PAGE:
Tags: baby | boom | government | shutdown

Hospitals: Birth Rates Up Nine Months After Last Fall's Government Shutdown

By Sandy Fitzgerald   |   Saturday, 12 Jul 2014 07:09 PM

Nine months after the government shutdown ended, hospitals in Washington, D.C., are seeing a lot of patients — in maternity wards.

Hospital official aren't calling it a baby boom, but there's no denying the nurseries have been filling up more quickly than usual since April, reports ABC News.

At Sibley Memorial Hospital, there have been three births more than normal every day in July alone, said spokesman Gary Stephenson, and at Virginia Hospital Center in Arlington, 99 more babies were born in April, May, and June than were born during the same stretch last year, spokeswoman Maryanne Boster said.

"I can say that I've definitely seen spikes after things like hurricanes, blackouts and blizzards,” said Dr. Jennifer Ashton, ABC News’ senior medical contributor, a practicing OB/GYN.

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"I’m not aware of any hard data on this, but anecdotally, many obstetricians will ask their patients about the events nine months prior, and many women will say 'Yes, we conceived during the blackout,'" Ashton said.

Not everyone believes the apparent baby boomlet is linked to the two-week shutdown.

"It’s just so appealing to think, 'Oh, it’s a full moon,' or 'it's nine months after a blackout or Hurricane Sandy,'" said Dr. Marjorie Greenfield, chief of obstetrics and gynecology at University Hospitals Case Medical Center in Cleveland, told ABC. "But there’s a lot of natural fluctuation."

Greenfield said she's often seen fluctuations in birth rates during her practice, and there are many things that play into a pregnancy. There would have been a small proportion of furloughed couples fertile when the shutdown was going on, she said.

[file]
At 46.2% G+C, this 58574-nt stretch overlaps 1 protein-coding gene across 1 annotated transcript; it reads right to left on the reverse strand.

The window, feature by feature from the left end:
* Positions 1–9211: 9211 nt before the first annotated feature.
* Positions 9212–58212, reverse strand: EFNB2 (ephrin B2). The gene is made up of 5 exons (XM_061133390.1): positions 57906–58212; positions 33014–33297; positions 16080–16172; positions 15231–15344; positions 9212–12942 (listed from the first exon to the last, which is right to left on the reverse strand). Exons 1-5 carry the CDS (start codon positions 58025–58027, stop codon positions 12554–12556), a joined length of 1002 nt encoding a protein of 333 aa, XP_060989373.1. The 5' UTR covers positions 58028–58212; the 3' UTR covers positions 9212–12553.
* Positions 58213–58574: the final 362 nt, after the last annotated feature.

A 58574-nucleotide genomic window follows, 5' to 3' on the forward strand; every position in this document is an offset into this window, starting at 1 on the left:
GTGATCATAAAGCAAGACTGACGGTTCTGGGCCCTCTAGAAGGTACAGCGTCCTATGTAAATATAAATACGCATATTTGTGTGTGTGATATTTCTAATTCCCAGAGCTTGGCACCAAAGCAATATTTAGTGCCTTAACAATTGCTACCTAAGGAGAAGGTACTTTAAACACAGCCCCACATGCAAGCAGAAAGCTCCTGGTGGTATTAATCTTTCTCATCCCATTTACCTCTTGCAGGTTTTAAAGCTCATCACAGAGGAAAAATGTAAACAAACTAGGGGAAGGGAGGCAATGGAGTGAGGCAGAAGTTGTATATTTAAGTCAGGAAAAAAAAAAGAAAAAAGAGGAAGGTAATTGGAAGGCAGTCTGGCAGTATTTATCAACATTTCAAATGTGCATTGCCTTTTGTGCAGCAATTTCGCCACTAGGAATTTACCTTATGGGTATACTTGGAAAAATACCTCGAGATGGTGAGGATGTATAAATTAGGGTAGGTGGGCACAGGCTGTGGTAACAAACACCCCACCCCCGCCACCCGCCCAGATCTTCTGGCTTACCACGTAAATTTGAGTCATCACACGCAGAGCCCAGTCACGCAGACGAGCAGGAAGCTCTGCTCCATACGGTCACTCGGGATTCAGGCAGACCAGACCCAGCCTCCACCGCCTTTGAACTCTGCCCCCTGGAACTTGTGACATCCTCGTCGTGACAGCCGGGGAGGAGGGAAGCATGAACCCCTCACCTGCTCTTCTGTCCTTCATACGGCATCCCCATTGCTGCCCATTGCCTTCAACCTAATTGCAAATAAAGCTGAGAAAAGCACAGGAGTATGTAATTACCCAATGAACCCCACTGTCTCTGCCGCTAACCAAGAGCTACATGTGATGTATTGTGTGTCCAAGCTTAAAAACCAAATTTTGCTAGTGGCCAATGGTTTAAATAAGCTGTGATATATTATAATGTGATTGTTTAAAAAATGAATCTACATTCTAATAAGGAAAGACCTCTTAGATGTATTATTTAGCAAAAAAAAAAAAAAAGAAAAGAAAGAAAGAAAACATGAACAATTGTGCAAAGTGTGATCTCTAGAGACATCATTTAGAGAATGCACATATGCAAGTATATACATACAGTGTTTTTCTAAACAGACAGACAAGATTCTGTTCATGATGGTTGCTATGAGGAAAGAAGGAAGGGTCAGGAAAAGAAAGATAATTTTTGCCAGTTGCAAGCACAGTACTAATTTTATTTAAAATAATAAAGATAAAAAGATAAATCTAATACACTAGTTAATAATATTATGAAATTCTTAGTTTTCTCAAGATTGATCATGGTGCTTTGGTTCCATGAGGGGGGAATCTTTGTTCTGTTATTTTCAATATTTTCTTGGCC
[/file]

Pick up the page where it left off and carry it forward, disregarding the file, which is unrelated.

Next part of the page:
And while a baby boom link would be a "sexy topic," Greenfield said they don't happen.
But that doesn't keep the off-color jokes from happening.

On NBC Nightly News Thursday night, anchorman Brian Williams cracked a joke about the increased births.

"How long until someone on television points out that during the shutdown the folks in Washington are apparently doing at home what Washington has been accused of doing to the American people?" said Williams. "We're guessing someone will say that on television before long."

Even though some experts discount the possibility of a baby boom, other doctors say that there are definitely spikes in births after some events when couples are trying to find other ways to fill their time.

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Nine months after the government shutdown ended, hospitals in Washington, D.C., are seeing a lot of patients - in maternity wards.
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